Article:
Cover Image
close this bookContextualising Teaching and Learning in Rural Primary Schools: Using Agricultural Experience - Volume 1 - Education Research Paper No. 20 (DFID, 1997, 64 p.)
close this folder3. The state of primary school education in developing countries
View the document3.1 The benefits of primary schooling
View the document3.2 Trends in primary education provision
View the document3.3 EFA and gender
View the document3.4 Spending on primary education
View the document3.5 Recent donor strategies for primary education
View the document3.6 Constraints on primary education provision
View the document3.7 Educational innovations
View the document3.8 The focus of this research

3.5 Recent donor strategies for primary education

For many developing countries the goals of providing basic learning skills to all children, youths and adults, will not be met in the near future, but will continue to be a long-term challenge. At Jomtien, guidelines for implementing the World Declaration on EFA were prepared to provide a framework which could be used as a reference guide for governments, international and bilateral aid agencies, NGOs and others concerned with meeting the goals of EFA. The following areas were chosen to be targeted:

· expansion of early childhood care and developmental activities;

· universal access to, and completion of, primary education by the year 2000; improvement in learning achievement;

· reduction of the adult illiteracy rate;

· expansion of provisions of basic education and training in other essential skills required by youth and adults;

· increased acquisition by individuals and families of the knowledge, skills and values required for better living and sound and sustainable development, made available through all education channels including the mass media, other forms of modern and traditional communication, and social action, with effectiveness assessed in terms of behavioural change (Little, 1994).

In response to the declarations made at Jomtien, some bilateral and multilateral donors have increased their support to the education sector. In Germany for example, disbursements to basic education rose sixfold between 1992 and 1994, representing an increase in its proportion of aid to education from 6.5% to 38%. Drawing attention to the high returns on investment in primary and lower secondary education, the World Bank increased its lending for education from US$1.5 billion to US$ 2.1 billion between 1990 and 1994. The share going to this part of the education sector increased from 24% in fiscal year 1990 to 50% in fiscal year 1993. Between 1993 and 1994-1995, UNESCO increased the weight of basic education in its education programme from 26% to 47%. UNICEF's medium-term target is to boost spending on basic education to 25% of its regular resources from the current level of 10% (UNESCO 1996).

The World Bank recently published its priorities and strategies for education (1995), in which it states that the Bank is now the largest single source of external financing for education in developing countries. Primary and secondary education are increasingly important; in the fiscal period 1990-94 these levels represented half of all Bank lending for education. Bank programmes will encourage governments to give a higher priority to education and educational reform, particularly as economic reform takes hold as a permanent process. Basic education will continue to receive the highest priority in the Bank's education lending to countries that have not yet achieved universal literacy and adequate access, equity, and quality at that level. All projects will pay greater attention to equity -especially education for girls, for disadvantaged ethnic minorities and for the poor - and consequently to early childhood education. The World Bank highlights four major challenges which remain, however. These are the need to increase access to education in some countries, to improve equity, to improve quality and, in some cases, to speed up educational reform. In the case of basic education, the Bank stresses that a more efficient, equitable and sustainable allocation of new public investment on education would do much to meet the challenges that education systems face today.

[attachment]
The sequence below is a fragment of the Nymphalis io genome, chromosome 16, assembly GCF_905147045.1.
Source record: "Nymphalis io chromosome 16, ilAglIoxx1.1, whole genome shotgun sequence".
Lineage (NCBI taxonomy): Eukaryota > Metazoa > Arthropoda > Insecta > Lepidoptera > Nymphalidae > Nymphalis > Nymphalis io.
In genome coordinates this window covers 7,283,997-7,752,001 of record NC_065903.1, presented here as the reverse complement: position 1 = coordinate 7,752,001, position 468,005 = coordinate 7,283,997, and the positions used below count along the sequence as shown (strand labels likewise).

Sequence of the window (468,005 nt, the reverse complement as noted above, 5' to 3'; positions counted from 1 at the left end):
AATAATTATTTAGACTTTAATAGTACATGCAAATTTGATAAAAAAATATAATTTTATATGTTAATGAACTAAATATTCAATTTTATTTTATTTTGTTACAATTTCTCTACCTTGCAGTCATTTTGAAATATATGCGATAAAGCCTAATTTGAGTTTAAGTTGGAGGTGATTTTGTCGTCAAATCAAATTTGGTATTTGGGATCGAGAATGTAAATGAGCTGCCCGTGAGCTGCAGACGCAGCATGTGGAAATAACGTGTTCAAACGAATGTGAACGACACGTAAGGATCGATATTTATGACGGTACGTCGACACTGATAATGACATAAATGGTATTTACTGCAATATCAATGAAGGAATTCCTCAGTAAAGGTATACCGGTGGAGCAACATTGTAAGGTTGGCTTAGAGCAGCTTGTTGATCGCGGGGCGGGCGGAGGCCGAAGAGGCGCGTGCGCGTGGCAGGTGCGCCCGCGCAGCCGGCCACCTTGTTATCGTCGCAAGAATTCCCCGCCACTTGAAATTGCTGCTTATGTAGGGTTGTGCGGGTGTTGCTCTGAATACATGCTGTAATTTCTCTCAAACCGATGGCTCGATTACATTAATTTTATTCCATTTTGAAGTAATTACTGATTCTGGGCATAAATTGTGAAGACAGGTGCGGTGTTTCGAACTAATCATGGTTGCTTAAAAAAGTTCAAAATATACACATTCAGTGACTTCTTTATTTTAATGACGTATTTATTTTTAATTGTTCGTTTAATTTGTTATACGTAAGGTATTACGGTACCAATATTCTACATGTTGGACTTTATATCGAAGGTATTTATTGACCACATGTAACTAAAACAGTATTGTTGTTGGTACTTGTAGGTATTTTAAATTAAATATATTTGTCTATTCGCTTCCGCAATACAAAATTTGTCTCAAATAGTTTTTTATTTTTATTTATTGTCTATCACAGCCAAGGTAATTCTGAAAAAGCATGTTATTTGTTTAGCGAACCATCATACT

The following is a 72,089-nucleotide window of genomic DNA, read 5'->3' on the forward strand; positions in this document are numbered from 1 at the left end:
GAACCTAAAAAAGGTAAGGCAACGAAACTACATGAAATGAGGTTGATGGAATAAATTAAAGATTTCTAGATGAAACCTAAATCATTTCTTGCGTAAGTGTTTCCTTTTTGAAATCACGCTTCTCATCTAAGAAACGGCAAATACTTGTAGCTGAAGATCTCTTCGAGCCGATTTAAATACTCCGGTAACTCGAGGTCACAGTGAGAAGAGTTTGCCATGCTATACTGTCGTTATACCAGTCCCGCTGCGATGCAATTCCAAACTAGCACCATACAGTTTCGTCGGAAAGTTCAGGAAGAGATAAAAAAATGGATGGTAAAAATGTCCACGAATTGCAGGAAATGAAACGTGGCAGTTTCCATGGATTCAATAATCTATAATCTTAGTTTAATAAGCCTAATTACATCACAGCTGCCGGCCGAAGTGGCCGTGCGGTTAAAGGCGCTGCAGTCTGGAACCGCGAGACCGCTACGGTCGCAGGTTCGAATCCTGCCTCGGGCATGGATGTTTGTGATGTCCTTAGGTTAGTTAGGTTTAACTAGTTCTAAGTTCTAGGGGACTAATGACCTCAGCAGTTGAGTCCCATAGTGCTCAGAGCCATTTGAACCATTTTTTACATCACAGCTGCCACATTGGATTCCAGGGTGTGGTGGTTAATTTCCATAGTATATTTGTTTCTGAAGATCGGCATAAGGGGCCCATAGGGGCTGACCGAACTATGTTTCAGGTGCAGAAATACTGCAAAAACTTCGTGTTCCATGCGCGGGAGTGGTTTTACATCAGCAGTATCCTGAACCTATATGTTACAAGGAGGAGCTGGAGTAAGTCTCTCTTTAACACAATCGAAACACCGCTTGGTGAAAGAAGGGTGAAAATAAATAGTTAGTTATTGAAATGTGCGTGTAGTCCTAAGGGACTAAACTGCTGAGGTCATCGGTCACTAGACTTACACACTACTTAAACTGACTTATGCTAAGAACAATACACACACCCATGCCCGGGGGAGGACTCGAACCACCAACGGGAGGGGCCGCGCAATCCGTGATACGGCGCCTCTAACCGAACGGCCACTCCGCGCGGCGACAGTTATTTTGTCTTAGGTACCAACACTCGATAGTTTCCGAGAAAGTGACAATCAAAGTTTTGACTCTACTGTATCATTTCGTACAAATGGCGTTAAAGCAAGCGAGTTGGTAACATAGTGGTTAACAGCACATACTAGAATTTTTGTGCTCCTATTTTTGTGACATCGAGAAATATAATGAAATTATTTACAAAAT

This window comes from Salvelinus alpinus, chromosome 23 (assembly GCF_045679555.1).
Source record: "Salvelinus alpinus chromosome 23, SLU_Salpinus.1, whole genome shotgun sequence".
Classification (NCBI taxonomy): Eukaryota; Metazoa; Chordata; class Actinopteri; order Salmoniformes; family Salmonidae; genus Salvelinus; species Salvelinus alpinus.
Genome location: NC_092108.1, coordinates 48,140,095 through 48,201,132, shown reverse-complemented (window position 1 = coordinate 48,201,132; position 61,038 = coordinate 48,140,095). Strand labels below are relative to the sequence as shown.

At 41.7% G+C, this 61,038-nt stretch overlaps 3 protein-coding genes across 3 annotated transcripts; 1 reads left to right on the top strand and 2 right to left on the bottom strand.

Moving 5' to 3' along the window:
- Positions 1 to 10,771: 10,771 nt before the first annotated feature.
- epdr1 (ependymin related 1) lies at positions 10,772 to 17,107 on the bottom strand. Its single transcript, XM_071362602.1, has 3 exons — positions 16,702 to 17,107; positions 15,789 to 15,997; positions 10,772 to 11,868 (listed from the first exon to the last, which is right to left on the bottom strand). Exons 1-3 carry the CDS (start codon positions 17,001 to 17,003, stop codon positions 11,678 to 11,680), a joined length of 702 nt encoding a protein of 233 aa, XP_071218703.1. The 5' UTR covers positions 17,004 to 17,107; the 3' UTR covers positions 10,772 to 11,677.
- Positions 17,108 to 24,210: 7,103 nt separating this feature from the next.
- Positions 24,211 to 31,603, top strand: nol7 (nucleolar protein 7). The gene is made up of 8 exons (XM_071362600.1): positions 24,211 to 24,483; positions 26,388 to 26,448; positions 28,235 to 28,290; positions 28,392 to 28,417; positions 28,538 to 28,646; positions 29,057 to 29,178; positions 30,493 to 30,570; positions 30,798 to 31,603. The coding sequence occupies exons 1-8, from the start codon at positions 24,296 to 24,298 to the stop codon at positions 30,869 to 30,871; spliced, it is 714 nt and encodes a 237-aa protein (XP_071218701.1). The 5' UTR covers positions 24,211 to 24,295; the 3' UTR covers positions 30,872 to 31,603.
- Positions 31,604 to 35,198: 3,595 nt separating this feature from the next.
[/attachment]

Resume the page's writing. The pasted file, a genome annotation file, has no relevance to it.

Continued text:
A report by the International Commission on Education for the twenty-first Century (Delors et al, 1996) focuses heavily on what is termed "The Four Pillars of Education: learning to know; learning to do; learning to live together and learning to be". Together these pillars should interact to form the total learning experience, so that education is regarded as a total experience throughout life, dealing with both understanding and application and focusing on both the individual and the individual's place in society. The report emphasises that changes in education should start with changes in the aims of education and the expectations that people have of what education can provide. A broad encompassing view of learning should aim to enable each individual to discover, unearth and enrich his or her creative potential. The desire to develop imagination and creativity should result also in higher regard being paid to oral culture and knowledge derived from the child's or adult's experience.